Report: More than half of Calif.'s poor kids not getting dental care

2014 09 26 14 20 25 347 California Flag 200

More than half of the 5.1 million children enrolled in Denti-Cal, California's Medicaid dental program, did not receive dental care last year, and some counties lack providers to meet patients' oral care needs, according to a new state audit.

The 92-page report blames poor provider participation and low reimbursement rates, some of which have not increased since 2000. Those rates were cut by 10% in 2013.

The program "needs to do a much better job in making sure enrolled children are getting the dental care they need," wrote the Children's Partnership, a nonprofit child advocacy organization that pushed for the audit, in an email to

California should do a better job assessing where there are gaps in access within regions and take steps to close those gaps, the group suggested, and should break down data on which children are not getting needed dental care.

For example, the group noted, "We know that young children, especially those under age 3, are not getting the dental care they need."

The California Dental Association (CDA) responded by urging an immediate reversal of the reimbursement cut. The rate reduction implemented applied to pediatric dental providers, while nondental pediatric providers were exempt from the cuts, the CDA noted.

"Dental disease is the number one chronic childhood disease and one of the top reasons children are absent from school," CDA President Walt Weber, DDS, said. "We need to ensure they can access the care they need to be healthy."

California's reimbursement rates for the 10 dental procedures most frequently authorized for payment averaged $21.60 -- only 35% of the U.S. average, according to the report.

The state has one of the lowest Medicaid reimbursement rates in the nation for dental services, the Children's Partnership noted.

"If the state does not pay providers a reasonable rate that, at a minimum, covers the cost of providing the care that children need, there will not be enough providers to meet the current and growing demand for care," the group wrote. "The state should conduct a study to identify an actuarially sound reimbursement rate for dental providers, take steps to reimburse providers at that rate, and make sure that action is making an impact on children's access to dental care," the organization suggested.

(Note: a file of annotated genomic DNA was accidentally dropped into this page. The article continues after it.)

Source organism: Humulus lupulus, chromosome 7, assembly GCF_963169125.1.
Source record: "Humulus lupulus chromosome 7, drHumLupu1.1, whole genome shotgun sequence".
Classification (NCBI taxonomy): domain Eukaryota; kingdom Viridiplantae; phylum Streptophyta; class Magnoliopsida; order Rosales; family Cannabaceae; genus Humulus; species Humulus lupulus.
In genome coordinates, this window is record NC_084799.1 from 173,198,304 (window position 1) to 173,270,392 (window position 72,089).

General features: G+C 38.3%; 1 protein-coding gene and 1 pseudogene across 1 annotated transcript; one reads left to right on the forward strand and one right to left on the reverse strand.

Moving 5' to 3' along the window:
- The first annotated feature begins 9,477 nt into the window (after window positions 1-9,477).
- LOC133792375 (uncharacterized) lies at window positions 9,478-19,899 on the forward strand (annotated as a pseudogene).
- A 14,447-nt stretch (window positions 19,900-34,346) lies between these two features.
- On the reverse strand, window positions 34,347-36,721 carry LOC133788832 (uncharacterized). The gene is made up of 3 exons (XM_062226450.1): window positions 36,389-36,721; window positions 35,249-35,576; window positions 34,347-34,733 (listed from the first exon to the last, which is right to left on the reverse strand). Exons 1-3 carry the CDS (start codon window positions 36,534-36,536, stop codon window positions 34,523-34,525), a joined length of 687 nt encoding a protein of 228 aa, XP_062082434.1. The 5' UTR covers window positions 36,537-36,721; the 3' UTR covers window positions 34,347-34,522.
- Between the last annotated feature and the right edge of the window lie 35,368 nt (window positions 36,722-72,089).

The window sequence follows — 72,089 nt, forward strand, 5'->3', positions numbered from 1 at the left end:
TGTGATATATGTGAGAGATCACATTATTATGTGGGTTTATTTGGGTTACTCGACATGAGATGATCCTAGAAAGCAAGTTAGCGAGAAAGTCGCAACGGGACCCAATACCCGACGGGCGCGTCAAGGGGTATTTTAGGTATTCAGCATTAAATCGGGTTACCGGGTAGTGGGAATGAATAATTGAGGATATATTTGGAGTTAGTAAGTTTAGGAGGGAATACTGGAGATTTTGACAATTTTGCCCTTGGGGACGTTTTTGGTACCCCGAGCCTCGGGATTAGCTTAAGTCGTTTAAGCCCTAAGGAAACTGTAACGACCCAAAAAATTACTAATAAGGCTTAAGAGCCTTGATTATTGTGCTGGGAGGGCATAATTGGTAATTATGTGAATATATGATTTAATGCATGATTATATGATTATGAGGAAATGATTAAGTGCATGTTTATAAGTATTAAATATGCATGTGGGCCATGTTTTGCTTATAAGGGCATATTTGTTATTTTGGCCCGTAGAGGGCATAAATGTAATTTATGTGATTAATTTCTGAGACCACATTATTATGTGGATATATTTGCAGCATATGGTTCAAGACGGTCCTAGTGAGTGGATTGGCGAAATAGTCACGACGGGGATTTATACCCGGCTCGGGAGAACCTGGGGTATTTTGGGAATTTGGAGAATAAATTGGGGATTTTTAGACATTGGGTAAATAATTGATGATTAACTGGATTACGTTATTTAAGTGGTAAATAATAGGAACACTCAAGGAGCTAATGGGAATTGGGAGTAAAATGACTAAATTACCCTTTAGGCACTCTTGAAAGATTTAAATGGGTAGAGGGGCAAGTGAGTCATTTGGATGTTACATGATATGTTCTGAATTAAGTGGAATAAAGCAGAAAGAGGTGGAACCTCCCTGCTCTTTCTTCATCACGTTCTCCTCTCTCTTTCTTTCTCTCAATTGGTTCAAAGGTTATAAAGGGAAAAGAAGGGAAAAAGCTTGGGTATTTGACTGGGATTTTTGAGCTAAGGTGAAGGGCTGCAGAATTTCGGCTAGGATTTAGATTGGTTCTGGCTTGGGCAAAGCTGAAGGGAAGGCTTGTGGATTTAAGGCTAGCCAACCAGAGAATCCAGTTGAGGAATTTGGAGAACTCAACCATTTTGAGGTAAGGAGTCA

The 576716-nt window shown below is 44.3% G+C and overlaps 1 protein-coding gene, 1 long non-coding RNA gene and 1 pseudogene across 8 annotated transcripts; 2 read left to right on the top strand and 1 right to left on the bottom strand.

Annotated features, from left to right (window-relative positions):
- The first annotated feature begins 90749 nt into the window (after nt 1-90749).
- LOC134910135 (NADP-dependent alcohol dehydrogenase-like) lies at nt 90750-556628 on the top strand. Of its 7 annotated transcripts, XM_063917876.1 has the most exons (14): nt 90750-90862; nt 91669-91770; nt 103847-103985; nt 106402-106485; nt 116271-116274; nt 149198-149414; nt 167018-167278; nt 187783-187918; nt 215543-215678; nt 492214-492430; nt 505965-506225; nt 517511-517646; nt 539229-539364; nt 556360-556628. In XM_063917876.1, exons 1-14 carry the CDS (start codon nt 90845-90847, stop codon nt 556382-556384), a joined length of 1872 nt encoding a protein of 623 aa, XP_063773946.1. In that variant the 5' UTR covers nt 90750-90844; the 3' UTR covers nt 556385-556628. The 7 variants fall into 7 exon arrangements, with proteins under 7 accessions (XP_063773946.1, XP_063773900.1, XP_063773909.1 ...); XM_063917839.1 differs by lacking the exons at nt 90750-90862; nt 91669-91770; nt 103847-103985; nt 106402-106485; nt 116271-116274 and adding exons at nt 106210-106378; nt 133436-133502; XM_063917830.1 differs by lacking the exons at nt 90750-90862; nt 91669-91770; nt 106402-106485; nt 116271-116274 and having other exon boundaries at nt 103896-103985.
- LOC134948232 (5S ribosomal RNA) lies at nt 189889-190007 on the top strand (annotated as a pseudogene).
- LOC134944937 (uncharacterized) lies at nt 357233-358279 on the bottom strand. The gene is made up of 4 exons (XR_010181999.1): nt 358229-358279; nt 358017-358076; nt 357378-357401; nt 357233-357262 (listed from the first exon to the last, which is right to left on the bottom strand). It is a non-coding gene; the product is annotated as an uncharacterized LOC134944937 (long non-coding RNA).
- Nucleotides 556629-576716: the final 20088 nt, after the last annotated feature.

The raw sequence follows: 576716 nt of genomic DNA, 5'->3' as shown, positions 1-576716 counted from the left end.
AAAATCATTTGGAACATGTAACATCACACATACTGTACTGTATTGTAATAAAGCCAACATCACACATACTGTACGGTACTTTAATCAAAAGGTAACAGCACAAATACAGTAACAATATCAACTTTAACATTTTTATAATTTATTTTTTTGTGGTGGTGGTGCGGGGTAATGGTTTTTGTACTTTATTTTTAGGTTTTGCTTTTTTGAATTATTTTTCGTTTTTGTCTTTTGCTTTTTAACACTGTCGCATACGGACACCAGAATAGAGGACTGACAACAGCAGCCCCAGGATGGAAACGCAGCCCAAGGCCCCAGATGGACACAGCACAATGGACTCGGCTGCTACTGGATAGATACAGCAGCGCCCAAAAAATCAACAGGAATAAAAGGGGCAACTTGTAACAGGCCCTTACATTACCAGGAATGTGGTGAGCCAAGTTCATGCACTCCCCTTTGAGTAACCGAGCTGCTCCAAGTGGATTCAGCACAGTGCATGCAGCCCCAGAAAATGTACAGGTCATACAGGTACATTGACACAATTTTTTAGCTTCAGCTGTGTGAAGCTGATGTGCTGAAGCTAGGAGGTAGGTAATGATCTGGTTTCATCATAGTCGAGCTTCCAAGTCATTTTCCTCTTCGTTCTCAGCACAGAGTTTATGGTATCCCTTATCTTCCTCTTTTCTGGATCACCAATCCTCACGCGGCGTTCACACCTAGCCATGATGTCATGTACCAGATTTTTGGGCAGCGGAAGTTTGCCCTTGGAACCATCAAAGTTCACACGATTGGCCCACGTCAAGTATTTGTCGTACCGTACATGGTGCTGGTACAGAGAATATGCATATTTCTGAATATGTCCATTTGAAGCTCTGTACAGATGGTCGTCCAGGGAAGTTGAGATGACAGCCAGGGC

Research has shown that raising reimbursement rates is a necessary step but doesn't solve the access problem, noted Shelly Gehshan, who directs children's dental policy for the Pew Charitable Trusts.

"States -- and their managed care vendors -- have an obligation to ensure access for MediCal recipients that they clearly can't meet with these low rates," Gehshan noted in an email to

The dental industry is changing, she noted, with private practices chasing a shrinking pool of patients who have dental insurance or can pay for care.

"The future will be much kinder to dental practices that find ways to lower the per unit cost of care and reach out to people who are now left out," Gehshan wrote.

Many counties have few, if any, Denti-Cal providers

Although the state appears to have a sufficient number of dentists in the Denti-Cal program, access to them varies significantly by geography, with rural counties having few providers.

Five counties with at least 2,000 children in the program may not have any dental providers, and in 11 counties, none of the providers was willing to accept new Denti-Cal patients in 2013, the audit found. There were not enough dentists who were willing to accept new patients in 16 counties.

California regulations require that Denti-Cal beneficiaries live or work within 30 minutes or 15 miles of a dental provider.

However, the state agency that runs Denti-Cal and Medi-Cal programs, the Department of Health Care Services (DHCS), responded in an email to "The Medi-Cal provider network currently includes dentists throughout the state who are actively accepting new patients. However, we recognize the importance of increasing our provider network to meet the needs of our growing Medi-Cal population."

Problem exacerbated by increased eligibility for Denti-Cal

The review comes amid new federal and state laws that increase the number of Californians eligible for additional dental services covered by Denti-Cal. The report noted that the number of child and adult enrollees using dental services could grow from 2.7 million to 6.4 million people.

“Recent changes in federal and state laws make us question whether California will have enough available dental providers to meet the needs of Medi-Cal beneficiaries.”
— California State Auditor's report, "Weaknesses in Its Medi-Cal Dental Program Limit Children's Access to Dental Care."